• And The Wall Street Journal’s Christopher Matthews chimes in as well, in “Support Grows to Let Cybertheft Victims ‘Hack Back.'”
  • Public Interest “Group Backs FTC Authority In Wyndham Data Breach Case,” reports Law360.

Computer Fraud and Abuse Act Posts and Cases:

  • “Recent Alleged Cyberattack By Ex-Employee Demonstrates Importance of Employer Diligence On Protecting Network Passwords,” advises Robert Milligan for Seyfarth Shaw’s Trading Secrets Blog.
Here are the noteworthy trade secret, non-compete and cybersecurity stories from the past week, as well as one or two that I missed over the past couple of weeks:

Cybersecurity Posts and Articles: 
  • Last week’s report from the privately-funded IP Commission has triggered a lot of commentary on the issue of China, cybersecurity, and the international misappropriation of trade secrets. The Economist has chimed in, “Fighting China’s hackers: Is it time to retaliate against cyber-thieves?,” The New York Times has offered an Op-Ed “Preventing a U.S.-China Cyberwar,” as has Gerry Smith for The Huffington Post, “‘Hacking Back’ Could Deter Chinese Cyberattacks, Report Says.” Lisa Kilday also has a post for The IP Watchdog, as does Sophie Yu for Orrick’s Trade Secrets Watch Blog.
  • For a contrarian view of the report and its authors, see TechDirt’s article, “Fear Mongering Report Suggests ‘IP Theft From China’ One Of The Biggest Problems America Faces.”
  • “A primer on the keys to a complete cybersecurity incident response plan: Inside counsel that understand cybersecurity become defenders of their companies,” advises Daniel Lim for Inside Counsel.
  • “Hackers Find China Is Land of Opportunity,” reports Edward Wong for The New York Times.
  • “FTC Fires Back In Cybersecurity Case,” reports Brent Kendall for The Wall Street Journal’s Law Blog.
  • “FTC Announces Information about Upcoming Mobile Security Forum,” advises Mike Nonanka for Covington’s Inside Privacy Blog.
  • Rob Radcliff provides his take on BYOD policies in his Smooth Transitions Blog.
  • “Employers Must Obtain Employee Consent For BYOD Programs,” recommends Yaron Dori and Jeff Kosseff of Covington & Burling LLP for Law360.
Trade Secrets and Non-Compete Cases, Posts and Articles
  • “Kolon Asks 4th Circ. To Ax $920M DuPont Trade Secrets Award” reports Law360.  In a summary of the oral arguments before the 4th Circuit Court of Appeals, Scott Flaherty reports that Kolon focused on Judge Robert Payne’s denial of its motion to recuse himself because of his former firm’s involvement in a patent dispute for DuPont and on what Kolon believed was DuPont’s failure to provide proof on a trade secret by trade secret basis.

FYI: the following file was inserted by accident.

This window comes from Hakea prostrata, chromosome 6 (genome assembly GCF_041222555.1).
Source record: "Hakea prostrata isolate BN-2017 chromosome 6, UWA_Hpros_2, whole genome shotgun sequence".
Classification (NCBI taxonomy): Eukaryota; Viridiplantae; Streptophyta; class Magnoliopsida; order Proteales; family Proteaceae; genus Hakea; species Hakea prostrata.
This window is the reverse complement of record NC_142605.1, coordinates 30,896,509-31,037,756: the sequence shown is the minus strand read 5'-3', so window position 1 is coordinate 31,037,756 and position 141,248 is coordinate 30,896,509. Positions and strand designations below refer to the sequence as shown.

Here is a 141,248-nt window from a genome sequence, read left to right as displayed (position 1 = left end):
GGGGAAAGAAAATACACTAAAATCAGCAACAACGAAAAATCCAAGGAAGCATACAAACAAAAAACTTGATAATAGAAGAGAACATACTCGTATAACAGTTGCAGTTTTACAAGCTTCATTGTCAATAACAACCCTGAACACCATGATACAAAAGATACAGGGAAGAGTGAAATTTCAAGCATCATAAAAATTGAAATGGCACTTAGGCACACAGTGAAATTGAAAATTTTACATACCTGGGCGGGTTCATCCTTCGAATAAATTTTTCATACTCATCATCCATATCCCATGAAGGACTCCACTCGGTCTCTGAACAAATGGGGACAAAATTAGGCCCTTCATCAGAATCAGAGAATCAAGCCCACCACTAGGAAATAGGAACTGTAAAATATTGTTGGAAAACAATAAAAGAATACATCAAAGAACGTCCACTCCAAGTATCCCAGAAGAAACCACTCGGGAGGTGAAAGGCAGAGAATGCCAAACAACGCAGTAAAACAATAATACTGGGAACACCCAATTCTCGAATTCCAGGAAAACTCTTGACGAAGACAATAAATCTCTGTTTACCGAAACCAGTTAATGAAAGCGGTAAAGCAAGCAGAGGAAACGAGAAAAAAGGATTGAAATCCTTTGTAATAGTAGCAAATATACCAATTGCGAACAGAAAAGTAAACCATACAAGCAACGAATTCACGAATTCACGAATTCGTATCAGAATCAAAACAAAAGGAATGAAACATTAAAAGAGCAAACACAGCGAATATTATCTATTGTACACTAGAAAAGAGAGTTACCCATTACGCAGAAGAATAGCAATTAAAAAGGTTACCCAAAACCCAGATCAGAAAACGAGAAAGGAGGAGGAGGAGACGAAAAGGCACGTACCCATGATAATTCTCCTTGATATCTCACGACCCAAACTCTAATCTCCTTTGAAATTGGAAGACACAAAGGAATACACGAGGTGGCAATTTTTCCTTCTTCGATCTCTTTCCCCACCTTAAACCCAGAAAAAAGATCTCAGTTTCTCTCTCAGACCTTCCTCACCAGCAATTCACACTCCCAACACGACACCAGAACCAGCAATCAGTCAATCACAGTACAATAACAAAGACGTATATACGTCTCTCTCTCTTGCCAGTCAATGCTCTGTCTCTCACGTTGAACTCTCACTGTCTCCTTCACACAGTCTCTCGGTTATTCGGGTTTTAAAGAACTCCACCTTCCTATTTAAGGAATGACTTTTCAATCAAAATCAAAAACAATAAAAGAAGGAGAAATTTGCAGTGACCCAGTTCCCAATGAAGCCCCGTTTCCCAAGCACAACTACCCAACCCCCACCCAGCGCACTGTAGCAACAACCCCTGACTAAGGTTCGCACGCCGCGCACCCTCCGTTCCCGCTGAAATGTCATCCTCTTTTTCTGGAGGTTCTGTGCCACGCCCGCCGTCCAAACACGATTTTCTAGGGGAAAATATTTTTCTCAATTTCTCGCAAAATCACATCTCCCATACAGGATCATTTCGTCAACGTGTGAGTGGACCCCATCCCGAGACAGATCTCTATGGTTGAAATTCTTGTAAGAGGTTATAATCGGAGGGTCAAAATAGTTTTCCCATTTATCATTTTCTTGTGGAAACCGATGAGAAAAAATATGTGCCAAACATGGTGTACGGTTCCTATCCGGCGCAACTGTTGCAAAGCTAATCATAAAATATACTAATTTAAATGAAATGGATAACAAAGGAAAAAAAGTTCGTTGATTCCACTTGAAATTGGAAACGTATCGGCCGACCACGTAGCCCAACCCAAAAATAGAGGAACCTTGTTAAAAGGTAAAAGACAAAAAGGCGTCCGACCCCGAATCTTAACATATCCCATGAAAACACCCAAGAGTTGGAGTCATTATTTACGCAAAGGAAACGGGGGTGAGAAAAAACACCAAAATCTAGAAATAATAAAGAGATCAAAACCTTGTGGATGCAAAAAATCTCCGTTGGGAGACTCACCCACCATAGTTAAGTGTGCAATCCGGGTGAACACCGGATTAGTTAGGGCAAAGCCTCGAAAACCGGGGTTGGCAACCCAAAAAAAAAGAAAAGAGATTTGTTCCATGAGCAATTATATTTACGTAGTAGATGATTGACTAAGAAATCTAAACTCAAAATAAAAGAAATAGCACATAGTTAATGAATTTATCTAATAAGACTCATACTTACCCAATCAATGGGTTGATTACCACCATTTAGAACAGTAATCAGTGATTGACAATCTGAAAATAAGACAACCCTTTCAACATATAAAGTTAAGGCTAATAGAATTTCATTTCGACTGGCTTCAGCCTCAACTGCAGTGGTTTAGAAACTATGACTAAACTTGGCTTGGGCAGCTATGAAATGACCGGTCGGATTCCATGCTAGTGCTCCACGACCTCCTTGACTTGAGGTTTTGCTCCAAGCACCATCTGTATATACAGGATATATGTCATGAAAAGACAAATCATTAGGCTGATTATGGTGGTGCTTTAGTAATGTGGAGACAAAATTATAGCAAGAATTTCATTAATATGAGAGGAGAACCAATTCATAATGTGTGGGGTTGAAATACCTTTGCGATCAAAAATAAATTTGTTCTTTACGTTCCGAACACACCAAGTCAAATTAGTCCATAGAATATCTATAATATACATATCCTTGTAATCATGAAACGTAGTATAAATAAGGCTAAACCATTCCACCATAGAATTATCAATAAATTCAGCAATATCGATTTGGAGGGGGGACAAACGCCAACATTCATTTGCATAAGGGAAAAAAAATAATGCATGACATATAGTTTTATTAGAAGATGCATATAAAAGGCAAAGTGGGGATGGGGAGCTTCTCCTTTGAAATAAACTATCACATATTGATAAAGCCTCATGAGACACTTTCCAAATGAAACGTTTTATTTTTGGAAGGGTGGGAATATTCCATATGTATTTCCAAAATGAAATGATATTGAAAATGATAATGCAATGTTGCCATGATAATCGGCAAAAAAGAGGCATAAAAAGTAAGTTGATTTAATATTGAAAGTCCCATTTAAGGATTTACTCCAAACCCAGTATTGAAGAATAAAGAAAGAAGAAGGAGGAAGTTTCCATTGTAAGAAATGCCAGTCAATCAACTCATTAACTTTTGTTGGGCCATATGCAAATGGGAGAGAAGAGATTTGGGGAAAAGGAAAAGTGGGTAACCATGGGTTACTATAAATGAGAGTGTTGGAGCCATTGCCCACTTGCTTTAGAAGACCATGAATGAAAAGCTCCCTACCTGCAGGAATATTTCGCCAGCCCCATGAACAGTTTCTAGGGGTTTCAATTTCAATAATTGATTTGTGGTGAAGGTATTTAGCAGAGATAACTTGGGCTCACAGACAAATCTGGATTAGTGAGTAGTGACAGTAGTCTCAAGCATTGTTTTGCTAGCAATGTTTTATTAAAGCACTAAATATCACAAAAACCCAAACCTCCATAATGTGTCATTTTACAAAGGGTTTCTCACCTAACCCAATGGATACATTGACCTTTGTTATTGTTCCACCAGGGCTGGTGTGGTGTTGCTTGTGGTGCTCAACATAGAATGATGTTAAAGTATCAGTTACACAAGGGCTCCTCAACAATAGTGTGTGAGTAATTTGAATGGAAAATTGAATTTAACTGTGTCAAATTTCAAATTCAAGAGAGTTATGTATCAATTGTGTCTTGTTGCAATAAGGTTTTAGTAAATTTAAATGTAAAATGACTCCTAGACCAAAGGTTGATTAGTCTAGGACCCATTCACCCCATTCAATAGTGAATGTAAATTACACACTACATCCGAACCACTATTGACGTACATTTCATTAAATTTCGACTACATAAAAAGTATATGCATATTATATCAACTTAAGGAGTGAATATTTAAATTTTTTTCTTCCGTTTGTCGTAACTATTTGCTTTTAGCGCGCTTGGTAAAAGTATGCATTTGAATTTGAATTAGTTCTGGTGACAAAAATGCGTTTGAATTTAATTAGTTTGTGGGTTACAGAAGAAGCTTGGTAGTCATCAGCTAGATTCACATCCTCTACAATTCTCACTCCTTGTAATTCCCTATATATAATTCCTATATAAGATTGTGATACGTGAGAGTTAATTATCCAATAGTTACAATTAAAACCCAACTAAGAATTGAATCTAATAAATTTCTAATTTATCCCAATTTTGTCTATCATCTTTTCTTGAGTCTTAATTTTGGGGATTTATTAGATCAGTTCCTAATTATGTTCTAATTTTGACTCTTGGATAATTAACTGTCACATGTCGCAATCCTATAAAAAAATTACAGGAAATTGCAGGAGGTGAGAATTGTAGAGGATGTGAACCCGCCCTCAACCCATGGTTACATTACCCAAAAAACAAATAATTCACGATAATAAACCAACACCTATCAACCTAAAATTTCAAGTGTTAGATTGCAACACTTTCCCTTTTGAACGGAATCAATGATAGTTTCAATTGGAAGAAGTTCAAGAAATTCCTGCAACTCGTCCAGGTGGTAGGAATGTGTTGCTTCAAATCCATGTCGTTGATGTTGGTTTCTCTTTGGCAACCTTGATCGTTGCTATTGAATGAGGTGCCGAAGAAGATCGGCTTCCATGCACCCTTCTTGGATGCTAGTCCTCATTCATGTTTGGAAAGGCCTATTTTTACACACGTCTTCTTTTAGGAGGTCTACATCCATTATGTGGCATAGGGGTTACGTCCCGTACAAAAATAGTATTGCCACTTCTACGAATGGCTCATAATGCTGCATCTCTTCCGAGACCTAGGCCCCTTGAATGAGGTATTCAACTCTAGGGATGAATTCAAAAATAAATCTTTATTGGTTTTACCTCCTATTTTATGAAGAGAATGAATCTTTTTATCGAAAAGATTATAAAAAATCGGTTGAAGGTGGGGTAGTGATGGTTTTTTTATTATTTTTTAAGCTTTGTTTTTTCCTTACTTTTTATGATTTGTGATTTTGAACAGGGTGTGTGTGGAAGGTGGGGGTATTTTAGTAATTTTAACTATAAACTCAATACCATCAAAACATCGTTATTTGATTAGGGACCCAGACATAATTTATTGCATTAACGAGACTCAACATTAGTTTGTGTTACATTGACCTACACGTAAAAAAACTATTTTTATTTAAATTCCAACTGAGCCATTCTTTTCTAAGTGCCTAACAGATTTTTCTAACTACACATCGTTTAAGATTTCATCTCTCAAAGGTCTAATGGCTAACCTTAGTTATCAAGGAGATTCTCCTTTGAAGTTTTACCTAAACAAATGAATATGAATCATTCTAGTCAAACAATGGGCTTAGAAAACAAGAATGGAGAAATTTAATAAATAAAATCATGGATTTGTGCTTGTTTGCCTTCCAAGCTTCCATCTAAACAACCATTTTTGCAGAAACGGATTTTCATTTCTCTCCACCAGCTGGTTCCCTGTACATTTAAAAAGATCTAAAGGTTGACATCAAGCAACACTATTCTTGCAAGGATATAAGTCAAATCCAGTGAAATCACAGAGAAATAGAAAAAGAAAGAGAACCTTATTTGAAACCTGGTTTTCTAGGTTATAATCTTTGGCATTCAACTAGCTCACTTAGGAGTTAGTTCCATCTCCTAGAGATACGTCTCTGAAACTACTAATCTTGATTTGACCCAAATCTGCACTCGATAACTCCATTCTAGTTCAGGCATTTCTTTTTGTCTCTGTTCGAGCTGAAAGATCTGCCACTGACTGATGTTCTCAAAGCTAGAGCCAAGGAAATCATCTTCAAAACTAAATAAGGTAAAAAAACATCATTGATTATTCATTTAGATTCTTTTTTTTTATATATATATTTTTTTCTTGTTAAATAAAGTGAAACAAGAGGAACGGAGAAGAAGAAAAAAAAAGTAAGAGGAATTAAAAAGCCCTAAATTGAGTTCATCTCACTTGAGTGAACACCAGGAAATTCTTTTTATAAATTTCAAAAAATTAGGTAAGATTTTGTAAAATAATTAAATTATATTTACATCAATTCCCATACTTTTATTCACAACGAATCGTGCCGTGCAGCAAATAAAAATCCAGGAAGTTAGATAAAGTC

• “Illinois Appellate Court Partially Reverses Broad Non-Compete Injunction Against Physicians,” reports Molly Joyce for Seyfarth Shaw’s Trading Secrets Blog.
  • “Customer Lists as Trade Secrets: What Protections Are Sufficient?” asks Eric Ostroff in his Protecting Trade Secrets Blog.
  • Brian Bialas suspects that the recent AMD v. Feldstein decision by the U.S. District Court of Massachusetts may have extended the inevitable disclosure doctrine in Massachusetts. In his post for Foley & Hoag’s Massachusetts Noncompete Law Blog, Brian notes the fact that Judge Hillman entered an injunction despite the defendants’ protestations that they had already turned over all confidential information to a third-party neutral after the lawsuit was commenced, reasoning that they, “must all remember large amounts of confidential AMD information that they learned during their employment.”  (For more on the decision, see my take here).
  • A case out of New York’s Fourth Appellate Department suggests that coupling a grant of stock options with a non-compete can be a messy affair if not done right, advises Jonathan Pollard in a recent post for the non-compete blog.
  • “Former Outback Steakhouse Employee Not Necessarily ‘Down Under’ For Allegedly Breaching Fiduciary Duty” advises Amy Dehnel for Berman Fink & Van Horn’s Georgia Non-Compete & Trade Secret News Blog.
  • In “Pennsylvania Appellate Court Orders Sanctions for Plaintiff’s Bad-Faith Trade Secret Misappropriation Claims,” Scott Schaeffers examines the recent Kraft v. Downey case for Seyfarth Shaw’s Trading Secrets Blog.
  • Rob Radcliff provides his take on BYOD policies in his Smooth Transistions Blog.
  • “Employers Must Obtain Employee Consent For BYOD Programs,” recommends Yaron Dori and Jeff Kosseff, Covington & Burling LLP for Law360.
  • “Chinese Trade Secret Theft Hits Universities,” reports Press Millen for Womble Carlyle’s Trade Secrets Blog.
  • “Non-Compete Agreements Aren’t for Everyone: The Necessity of Proving a ‘Legitimate Business Interest,’” advises Betsy Lensan Cook of Womble Carlyle for National Law Review.
  • “Exercise Gym Instructor Enjoined By Non-Compete Agreement,” reports David Poppick for Epstein Becker’s Trade Secrets & Noncompete Blog.
Computer Fraud and Abuse Act Posts and Cases:
  • “Password Sharing and the Computer Fraud and Abuse Act, Revisited,” considers Kenneth Vanko in his Legal Developments in Non-Competition Agreements Blog.

Here are the noteworthy trade secret, non-compete and cybersecurity stories from the past week, as well as one or two that I missed over the past couple of weeks:

Cybersecurity Posts and Articles:

  • Well, it’s official: “U.S. Blames China’s Military Directly for Cyberattacks,” reports The New York Times. Also see “PENTAGON: Chinese Hackers Have Stolen Data From ‘Almost Every Major U.S. Defense Contractor,'” asserts The Business Insider, “Pentagon report says U.S. computer hacking ‘appears to be attributable’ to Chinese government,” reports The Verge and “U.S. Says China’s Government, Military Used Cyberespionage,” reports The Wall Street Journal.
  • “A cybersecurity primer for legal departments: Understanding the basic terms and concepts needed to protect your company from cyber attacks” by David Lim for Inside Counsel.

Trade Secret and Non-Compete Posts and Articles: